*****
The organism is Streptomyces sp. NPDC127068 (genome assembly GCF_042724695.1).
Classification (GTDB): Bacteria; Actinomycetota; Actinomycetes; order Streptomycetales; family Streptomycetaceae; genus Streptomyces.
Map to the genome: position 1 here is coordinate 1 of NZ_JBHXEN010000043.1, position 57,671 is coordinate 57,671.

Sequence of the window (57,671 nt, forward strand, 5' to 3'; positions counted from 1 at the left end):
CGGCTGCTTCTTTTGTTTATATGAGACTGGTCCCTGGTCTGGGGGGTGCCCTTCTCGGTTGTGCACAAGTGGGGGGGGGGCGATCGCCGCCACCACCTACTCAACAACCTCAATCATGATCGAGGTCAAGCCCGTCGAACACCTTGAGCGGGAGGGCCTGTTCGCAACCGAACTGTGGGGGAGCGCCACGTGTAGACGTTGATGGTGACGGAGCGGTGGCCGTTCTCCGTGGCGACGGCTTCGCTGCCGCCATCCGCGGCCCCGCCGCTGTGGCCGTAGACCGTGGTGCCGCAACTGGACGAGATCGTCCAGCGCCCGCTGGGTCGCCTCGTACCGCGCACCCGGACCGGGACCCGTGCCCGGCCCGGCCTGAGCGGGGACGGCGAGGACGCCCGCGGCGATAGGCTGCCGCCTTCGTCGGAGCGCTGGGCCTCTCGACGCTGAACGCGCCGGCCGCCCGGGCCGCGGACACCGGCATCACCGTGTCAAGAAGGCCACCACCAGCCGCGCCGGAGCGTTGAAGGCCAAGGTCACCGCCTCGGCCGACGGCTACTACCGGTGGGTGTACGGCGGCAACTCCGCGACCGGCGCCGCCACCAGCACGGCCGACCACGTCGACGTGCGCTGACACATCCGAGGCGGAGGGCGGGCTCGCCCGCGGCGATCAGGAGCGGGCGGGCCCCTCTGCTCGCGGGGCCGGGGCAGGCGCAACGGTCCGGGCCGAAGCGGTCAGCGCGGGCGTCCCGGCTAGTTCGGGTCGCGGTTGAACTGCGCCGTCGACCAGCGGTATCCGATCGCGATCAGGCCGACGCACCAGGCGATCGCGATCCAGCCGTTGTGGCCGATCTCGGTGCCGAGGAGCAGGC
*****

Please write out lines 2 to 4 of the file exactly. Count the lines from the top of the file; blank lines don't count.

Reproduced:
Classification (GTDB): Bacteria; Actinomycetota; Actinomycetes; order Streptomycetales; family Streptomycetaceae; genus Streptomyces.
Map to the genome: position 1 here is coordinate 1 of NZ_JBHXEN010000043.1, position 57,671 is coordinate 57,671.

Sequence of the window (57,671 nt, forward strand, 5' to 3'; positions counted from 1 at the left end):